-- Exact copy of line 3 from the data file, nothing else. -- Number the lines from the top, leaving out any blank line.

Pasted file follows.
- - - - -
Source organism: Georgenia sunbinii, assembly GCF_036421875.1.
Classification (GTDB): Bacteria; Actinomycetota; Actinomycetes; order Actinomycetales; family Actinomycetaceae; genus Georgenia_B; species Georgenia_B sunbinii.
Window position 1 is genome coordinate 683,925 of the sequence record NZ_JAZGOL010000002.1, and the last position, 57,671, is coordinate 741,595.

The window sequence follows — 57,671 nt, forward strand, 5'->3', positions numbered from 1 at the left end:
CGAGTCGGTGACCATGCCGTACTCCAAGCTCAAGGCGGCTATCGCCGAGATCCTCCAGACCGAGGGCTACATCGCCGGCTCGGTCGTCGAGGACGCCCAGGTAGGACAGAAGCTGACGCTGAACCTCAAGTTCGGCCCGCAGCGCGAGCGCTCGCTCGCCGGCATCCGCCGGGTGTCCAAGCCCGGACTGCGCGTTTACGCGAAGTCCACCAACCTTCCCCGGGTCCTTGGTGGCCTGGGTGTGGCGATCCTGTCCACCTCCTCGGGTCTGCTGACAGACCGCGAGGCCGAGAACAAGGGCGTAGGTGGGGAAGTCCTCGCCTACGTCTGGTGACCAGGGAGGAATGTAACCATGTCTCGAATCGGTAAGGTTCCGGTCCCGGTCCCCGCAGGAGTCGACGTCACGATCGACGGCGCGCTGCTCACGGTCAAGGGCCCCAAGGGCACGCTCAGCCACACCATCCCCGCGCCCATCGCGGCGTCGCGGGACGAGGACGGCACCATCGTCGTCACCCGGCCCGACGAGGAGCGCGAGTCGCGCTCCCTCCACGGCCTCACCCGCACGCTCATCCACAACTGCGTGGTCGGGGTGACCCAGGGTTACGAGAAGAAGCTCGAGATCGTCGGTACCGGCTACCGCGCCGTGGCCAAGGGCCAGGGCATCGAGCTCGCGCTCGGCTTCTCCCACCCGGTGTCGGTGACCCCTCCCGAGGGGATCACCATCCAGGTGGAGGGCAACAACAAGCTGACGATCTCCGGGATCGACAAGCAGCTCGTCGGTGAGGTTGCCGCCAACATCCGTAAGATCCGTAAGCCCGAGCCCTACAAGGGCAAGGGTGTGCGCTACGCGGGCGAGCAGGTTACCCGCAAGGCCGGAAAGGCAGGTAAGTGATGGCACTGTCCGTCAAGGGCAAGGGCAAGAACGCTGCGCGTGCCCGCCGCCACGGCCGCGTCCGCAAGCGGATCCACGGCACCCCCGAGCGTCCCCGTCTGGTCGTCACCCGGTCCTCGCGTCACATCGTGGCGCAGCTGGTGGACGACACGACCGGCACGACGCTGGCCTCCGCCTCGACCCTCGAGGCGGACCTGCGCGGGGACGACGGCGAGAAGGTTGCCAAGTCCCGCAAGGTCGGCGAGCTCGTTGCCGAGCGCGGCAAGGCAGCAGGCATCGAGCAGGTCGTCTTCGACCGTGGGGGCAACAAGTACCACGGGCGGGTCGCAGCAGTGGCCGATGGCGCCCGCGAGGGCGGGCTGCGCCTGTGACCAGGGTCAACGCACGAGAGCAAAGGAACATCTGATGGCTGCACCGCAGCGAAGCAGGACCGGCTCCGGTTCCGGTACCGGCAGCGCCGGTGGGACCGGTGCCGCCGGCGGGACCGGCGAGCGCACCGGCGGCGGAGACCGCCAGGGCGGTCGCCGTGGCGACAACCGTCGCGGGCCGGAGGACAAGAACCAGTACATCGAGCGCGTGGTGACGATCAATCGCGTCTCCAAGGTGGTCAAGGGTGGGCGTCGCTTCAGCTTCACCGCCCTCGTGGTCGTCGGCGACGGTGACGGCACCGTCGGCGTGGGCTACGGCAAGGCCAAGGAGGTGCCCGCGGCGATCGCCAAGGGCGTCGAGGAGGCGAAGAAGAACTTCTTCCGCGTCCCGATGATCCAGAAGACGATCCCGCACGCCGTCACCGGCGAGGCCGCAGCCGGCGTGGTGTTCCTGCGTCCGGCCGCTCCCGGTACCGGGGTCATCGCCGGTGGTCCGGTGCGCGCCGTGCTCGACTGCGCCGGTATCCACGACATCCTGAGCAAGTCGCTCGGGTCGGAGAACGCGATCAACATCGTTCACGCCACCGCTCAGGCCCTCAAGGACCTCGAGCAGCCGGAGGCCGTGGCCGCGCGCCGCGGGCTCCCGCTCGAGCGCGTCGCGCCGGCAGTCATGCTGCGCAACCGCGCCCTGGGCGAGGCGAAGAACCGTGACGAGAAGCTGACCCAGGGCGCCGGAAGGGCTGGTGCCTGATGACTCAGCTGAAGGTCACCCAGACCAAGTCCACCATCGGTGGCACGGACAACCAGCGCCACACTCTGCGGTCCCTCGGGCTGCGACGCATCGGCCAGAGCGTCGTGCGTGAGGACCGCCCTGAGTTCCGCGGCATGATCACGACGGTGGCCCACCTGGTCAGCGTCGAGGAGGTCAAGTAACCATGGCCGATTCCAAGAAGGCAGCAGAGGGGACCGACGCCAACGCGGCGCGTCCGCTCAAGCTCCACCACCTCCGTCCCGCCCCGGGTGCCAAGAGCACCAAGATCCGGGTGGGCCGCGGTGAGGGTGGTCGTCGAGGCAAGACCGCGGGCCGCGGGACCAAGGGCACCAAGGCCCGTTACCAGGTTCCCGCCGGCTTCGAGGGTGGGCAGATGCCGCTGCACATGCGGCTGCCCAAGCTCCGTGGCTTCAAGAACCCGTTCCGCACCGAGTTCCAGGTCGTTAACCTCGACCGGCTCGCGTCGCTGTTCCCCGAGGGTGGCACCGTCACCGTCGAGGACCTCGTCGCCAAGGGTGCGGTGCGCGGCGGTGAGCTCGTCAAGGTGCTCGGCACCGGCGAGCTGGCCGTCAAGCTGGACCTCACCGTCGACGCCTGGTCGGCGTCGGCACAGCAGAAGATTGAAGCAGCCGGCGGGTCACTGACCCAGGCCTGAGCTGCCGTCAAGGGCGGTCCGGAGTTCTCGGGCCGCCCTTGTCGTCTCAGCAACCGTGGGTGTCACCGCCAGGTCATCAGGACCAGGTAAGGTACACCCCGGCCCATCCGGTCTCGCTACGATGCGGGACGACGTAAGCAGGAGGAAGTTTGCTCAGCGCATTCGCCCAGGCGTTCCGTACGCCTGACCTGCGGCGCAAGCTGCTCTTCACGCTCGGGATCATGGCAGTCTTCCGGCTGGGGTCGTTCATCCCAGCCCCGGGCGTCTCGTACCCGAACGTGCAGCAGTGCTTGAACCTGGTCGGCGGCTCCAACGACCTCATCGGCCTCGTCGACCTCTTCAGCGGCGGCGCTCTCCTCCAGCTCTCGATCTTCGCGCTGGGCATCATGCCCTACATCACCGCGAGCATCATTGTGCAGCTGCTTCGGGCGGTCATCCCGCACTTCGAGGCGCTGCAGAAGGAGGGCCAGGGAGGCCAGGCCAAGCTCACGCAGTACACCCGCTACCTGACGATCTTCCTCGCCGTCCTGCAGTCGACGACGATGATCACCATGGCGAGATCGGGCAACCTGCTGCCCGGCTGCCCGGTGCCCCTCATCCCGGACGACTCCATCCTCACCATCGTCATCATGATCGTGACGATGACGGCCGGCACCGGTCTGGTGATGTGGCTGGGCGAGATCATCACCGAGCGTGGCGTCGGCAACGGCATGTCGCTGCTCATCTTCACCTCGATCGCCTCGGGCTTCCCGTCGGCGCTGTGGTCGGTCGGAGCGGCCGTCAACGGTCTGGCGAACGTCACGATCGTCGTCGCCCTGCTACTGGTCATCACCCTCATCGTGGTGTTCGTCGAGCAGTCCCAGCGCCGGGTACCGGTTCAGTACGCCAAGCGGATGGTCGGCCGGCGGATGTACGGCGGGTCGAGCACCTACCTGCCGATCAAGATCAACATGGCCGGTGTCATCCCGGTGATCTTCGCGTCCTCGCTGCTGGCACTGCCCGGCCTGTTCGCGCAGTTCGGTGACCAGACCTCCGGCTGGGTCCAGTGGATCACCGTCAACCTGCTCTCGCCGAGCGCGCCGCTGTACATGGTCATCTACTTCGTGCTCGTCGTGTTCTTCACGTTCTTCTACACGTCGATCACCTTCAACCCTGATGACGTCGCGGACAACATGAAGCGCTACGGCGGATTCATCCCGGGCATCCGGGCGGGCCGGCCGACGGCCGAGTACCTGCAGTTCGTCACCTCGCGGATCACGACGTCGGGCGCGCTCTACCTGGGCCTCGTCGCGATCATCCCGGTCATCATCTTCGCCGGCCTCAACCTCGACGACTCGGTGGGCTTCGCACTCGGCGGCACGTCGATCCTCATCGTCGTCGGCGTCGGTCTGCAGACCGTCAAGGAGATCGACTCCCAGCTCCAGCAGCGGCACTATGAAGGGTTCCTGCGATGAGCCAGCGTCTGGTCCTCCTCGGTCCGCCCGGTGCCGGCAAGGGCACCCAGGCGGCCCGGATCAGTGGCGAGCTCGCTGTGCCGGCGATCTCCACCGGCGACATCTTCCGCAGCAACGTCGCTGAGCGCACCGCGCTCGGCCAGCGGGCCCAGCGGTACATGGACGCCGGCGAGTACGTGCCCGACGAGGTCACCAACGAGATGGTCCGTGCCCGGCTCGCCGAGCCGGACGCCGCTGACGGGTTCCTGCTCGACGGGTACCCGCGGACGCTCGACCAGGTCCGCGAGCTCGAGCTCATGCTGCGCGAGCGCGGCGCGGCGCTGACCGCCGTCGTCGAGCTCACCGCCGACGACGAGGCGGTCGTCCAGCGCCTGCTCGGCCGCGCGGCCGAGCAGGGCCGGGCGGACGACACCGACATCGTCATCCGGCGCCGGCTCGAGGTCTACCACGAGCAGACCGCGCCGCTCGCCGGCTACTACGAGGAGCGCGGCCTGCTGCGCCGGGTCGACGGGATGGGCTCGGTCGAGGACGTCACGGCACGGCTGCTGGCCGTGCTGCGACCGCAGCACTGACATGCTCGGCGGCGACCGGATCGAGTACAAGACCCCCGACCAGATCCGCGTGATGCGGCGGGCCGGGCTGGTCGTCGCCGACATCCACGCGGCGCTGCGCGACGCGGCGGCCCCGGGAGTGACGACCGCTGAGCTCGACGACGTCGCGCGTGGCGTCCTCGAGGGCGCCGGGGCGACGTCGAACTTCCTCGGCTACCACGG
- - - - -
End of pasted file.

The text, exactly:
Window position 1 is genome coordinate 683,925 of the sequence record NZ_JAZGOL010000002.1, and the last position, 57,671, is coordinate 741,595.